What do I need to know about creating a birth plan? | by Dr. Grace Y Cheng


Posted on Tue, Jun 17, 2014


Grace Y Cheng, MD Mountain Vista Women’s Care Englewood

By Grace Y Cheng, MD
Mountain Vista Women’s Care

A birth plan is not absolutely essential before labor begins, as you will have no shortage of well-trained, labor-and-delivery nurses providing help and advice. It is also important to keep your minds open, as one can never predict what will happen and should remain flexible. However, a birth plan can be helpful in spelling out some of your choices.

For instance, pain control is something to think about. About 90 percent of first-time mothers will opt to get regional anesthesia (an epidural), which offers the best pain relief during childbirth. Numerous studies have shown that these are safe and pose no harmful effects to babies. There are also analgesics, usually in the form of narcotics, delivered intravenously that will take the edge off the pain but can make the patient and baby sleepy. Alternative methods include breathing exercises, walking, hot tubs, and even hypnotherapy.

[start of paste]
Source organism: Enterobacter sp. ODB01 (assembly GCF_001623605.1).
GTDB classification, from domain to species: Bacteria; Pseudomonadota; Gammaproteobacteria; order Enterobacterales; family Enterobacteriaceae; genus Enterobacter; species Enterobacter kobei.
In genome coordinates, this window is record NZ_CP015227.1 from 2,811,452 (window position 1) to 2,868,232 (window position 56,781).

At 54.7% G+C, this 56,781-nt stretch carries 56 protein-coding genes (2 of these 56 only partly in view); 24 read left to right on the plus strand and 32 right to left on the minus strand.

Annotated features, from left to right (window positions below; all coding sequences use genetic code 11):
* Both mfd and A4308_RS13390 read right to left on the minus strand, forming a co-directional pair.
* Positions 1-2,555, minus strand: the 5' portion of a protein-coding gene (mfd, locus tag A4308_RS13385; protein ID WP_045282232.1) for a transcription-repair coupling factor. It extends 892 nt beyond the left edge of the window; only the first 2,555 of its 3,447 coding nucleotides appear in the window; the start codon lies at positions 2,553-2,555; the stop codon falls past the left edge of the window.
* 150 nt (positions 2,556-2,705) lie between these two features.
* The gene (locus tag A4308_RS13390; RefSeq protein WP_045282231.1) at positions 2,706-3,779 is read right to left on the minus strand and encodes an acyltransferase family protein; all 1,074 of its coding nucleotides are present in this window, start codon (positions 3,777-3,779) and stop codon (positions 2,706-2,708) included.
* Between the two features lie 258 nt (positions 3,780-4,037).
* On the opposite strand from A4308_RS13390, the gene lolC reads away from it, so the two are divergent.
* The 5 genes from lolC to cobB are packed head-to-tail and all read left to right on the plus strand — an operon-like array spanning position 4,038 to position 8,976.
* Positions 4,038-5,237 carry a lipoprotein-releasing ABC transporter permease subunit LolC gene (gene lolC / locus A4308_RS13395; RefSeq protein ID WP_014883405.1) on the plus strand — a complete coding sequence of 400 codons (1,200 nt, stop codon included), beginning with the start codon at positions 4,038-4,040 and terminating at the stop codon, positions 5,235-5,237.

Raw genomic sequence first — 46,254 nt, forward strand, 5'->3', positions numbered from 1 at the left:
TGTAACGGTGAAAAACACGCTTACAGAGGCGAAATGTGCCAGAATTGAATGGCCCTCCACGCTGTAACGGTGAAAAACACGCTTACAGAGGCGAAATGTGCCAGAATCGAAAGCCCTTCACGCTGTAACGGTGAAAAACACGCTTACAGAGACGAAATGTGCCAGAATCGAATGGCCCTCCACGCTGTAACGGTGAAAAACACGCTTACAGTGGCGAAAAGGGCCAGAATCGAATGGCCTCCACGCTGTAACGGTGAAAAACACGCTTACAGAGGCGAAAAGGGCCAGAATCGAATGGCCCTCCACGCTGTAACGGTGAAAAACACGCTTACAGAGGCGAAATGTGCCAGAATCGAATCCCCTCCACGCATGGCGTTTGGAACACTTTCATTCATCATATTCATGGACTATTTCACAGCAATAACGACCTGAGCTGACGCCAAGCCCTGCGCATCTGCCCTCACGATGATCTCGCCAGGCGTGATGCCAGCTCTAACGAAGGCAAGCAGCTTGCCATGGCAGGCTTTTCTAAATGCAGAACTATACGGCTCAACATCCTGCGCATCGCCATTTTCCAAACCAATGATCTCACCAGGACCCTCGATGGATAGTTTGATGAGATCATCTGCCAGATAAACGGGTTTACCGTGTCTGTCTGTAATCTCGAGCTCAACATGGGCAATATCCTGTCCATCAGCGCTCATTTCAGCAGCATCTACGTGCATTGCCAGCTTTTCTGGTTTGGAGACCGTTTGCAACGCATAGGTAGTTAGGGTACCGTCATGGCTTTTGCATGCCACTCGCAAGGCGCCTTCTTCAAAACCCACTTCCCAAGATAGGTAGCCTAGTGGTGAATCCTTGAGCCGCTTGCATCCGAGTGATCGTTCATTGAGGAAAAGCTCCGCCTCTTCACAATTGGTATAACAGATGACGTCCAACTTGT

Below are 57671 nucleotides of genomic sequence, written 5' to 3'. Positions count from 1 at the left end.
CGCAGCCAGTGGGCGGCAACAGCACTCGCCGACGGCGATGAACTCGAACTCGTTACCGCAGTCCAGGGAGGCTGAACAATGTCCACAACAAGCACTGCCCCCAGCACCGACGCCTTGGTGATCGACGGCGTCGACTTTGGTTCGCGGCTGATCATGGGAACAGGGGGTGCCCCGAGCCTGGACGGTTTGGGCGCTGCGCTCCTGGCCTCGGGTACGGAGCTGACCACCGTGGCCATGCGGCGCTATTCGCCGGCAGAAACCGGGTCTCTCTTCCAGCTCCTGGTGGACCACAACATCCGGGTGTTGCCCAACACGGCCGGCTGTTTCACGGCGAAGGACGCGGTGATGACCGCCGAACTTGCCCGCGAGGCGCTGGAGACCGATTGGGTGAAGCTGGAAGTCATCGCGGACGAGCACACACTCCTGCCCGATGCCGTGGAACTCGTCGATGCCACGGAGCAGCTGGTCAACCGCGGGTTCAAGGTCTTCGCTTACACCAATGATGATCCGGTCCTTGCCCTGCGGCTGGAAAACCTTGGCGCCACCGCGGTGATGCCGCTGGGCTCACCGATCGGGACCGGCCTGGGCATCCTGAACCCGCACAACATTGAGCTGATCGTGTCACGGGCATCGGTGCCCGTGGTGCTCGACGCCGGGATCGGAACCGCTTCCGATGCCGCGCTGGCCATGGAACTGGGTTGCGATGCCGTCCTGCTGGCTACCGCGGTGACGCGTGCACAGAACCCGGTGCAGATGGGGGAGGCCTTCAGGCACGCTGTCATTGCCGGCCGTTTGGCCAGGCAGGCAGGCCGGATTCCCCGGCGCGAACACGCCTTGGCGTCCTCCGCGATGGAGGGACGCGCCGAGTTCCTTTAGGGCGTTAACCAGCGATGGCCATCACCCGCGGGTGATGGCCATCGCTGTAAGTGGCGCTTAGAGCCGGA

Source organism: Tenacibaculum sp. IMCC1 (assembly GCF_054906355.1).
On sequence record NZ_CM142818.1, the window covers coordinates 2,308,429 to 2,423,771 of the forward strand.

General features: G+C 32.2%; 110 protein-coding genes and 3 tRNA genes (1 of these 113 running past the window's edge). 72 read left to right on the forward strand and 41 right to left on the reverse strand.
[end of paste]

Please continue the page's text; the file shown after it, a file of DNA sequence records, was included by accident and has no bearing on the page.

Often birth plans include your preferences for support person, fetal monitoring, how to augment labor if it stops progressing, when you want your baby brought to you (immediately after delivery to your abdomen or after baby has been cleaned and swaddled in a blanket), whether you will breast or bottle-feed, whether you will circumcise (for boys), and whether you want your baby to have a pacifier.


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